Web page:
Fictional Astrology

Astrology is an opinionated science. There is something to it, but it is not reliable. It is subject to interpretation and it is certainly fodder for quacks and manipulators. Yet we cannot totally ignore the influence of stars, so we view their influence as comforting or disquieting depending on the messages we get.

I have seen cannily accurate personal histories written about friends and relatives that described their lives in surprising detail. The astrologers picked pages out of a collection of supposedly ancient texts. I have seen written good and awful predictions come happily or horribly true. I have seen skeptics become believers and believers turn into cynics. But my strangest astrological experience has been with a prediction pertaining to a fictional character.

I was writing my first novel, The Pokhraj, and decided upon a date for the birth of its protagonist. I submitted the date and circumstances of birth to an astrologer in order to use the predictions in formulating my character’s personality and future. However, the horoscope did not arrive and my character evolved. So, I decided I would proceed writing and alter the horoscope if and when I received it or else I would make one up. After all, the work was fiction.

Much later I finally did get the requested horoscope and to my great surprise everything matched what I had already written.

See The Pokhraj, by Irina Gajjar

The Hindu Calendar

Excerpt from On Hinduism by Irina Gajjar

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In Hindu thought, God alone creates, sustains, and destroys time. God also has the power to expand and contract time. As time cannot be realized apart from God, God is time. Brahma’s sleep and wake cycles make time happen.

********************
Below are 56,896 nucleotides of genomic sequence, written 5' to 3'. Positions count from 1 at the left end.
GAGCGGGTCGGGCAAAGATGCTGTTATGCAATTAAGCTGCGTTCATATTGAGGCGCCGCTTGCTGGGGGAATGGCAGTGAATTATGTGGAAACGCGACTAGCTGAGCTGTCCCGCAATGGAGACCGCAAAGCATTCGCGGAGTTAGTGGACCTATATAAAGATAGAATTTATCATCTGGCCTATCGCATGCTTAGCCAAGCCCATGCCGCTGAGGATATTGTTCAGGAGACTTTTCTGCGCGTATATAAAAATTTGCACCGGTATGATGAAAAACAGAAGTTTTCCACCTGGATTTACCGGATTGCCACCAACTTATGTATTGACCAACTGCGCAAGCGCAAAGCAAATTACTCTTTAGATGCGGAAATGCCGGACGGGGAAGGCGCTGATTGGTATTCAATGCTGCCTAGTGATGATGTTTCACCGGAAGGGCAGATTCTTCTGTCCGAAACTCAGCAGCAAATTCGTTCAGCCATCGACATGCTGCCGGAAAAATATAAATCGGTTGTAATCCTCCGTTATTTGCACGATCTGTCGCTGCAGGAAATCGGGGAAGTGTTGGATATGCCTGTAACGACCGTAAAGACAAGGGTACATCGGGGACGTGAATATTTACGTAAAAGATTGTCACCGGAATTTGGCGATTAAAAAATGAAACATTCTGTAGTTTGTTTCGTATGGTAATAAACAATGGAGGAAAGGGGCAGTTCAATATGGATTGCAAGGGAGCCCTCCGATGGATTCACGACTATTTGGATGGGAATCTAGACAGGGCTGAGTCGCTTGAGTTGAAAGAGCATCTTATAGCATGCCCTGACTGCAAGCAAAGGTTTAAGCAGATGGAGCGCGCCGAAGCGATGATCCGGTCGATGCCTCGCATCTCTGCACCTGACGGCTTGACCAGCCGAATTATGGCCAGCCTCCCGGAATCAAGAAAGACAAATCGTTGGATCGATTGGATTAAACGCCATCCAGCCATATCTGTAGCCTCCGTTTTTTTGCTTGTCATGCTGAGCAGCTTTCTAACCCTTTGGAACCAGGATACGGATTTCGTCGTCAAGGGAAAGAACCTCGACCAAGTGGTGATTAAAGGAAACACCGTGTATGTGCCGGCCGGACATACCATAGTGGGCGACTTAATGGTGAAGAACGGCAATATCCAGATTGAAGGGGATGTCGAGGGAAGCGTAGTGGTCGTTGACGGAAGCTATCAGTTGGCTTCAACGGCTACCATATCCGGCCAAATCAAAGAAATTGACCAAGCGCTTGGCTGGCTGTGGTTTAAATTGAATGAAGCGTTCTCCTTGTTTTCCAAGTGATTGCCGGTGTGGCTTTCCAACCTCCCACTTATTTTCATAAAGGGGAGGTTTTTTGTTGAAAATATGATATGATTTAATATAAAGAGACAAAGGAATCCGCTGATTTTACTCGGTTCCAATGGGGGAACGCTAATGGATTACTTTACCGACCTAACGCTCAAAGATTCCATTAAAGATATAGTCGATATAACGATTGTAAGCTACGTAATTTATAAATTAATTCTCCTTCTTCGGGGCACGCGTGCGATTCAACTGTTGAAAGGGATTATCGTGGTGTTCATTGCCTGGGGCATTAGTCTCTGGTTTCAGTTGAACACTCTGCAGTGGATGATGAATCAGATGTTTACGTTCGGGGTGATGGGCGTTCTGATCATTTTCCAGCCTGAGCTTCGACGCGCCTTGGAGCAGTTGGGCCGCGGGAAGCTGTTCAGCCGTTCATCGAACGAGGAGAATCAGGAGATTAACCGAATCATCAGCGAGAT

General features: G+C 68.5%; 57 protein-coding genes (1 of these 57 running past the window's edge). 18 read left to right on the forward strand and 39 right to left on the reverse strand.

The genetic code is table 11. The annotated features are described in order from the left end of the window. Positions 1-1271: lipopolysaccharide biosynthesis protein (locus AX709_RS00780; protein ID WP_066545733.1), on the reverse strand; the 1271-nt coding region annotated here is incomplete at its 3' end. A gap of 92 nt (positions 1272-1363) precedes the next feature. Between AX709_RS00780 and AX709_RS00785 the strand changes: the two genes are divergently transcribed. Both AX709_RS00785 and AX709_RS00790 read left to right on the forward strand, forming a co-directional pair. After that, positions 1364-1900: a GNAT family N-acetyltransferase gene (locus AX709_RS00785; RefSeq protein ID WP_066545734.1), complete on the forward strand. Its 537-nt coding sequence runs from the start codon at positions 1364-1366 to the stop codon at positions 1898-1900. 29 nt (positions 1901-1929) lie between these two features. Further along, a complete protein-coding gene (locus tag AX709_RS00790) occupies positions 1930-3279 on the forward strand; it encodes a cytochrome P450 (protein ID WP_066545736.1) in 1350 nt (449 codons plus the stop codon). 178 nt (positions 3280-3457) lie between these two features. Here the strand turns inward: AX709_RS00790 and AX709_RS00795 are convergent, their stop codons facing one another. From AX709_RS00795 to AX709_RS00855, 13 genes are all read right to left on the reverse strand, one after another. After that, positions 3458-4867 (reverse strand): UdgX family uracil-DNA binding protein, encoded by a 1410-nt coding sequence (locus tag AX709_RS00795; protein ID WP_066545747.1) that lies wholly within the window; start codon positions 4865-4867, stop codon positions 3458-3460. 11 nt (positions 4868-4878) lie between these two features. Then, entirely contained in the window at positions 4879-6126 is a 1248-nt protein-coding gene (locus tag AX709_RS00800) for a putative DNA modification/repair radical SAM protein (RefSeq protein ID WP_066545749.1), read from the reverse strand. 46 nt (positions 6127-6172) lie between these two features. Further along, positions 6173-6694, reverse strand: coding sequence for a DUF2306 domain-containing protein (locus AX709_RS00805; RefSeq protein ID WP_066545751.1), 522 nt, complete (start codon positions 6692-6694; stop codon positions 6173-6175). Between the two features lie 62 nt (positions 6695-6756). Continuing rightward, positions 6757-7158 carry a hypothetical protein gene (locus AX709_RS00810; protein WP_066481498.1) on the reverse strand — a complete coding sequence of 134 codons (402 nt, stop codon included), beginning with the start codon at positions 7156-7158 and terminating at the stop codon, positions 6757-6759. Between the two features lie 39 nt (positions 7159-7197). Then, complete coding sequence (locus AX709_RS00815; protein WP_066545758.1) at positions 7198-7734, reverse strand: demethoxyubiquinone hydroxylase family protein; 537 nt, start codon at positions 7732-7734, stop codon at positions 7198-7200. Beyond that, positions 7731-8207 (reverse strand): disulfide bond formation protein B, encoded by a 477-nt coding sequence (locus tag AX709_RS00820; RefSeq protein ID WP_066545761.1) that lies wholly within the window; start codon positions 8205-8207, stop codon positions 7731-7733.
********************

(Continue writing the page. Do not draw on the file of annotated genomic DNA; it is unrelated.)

When Brahma sleeps, the universe ceases to be.
When He awakens, He recreates it.
Brahma’s day lasts a thousand ages and Brahma’s night lasts a thousand more.
Only the wise know this truth about Time. (Gita 8:17)

Hindu astronomical and astrological studies measure time differently for different worlds and differently again for God. Fine-tuned calculations show that ancient sages perceived our planet as part of a much bigger universe or universes or multiverses brought in and out of being by God.

Several parallel worlds exist with their own space-time on multiple planes. As humans we have just begun to skirt their edges but using our minds as vehicles and our calculations as fuel, we have been traveling throughout the universe for millennia.

Human time is limited. It is short. According to the ancient Hindu calendar, a human year consists of 360 days divided into twelve solar months or thirteen lunar months. The lunar months are divided into fortnights of about 14 days each that are composed of one waxing and one waning lunar cycle.

Two months make a season and three seasons a semester, or half a year. Two semesters add up to a year. An extra month added every third year reconciles the lunar calendar to the solar calendar.

Ancestral time is the time experienced by our ancestors who have moved on to other worlds and other dimensions. Their time lasts much longer than human time. A human fortnight consisting of approximately fourteen days equals one ancestral day. An ancestral year is 5,040 human days.

The lifespan of ancestors is one hundred of their years or 504,000 human days which equate to nearly one thousand four hundred human years. Time experienced in the worlds of gods and demons—superhuman powers endowed with divine and demonic characteristics—is even longer.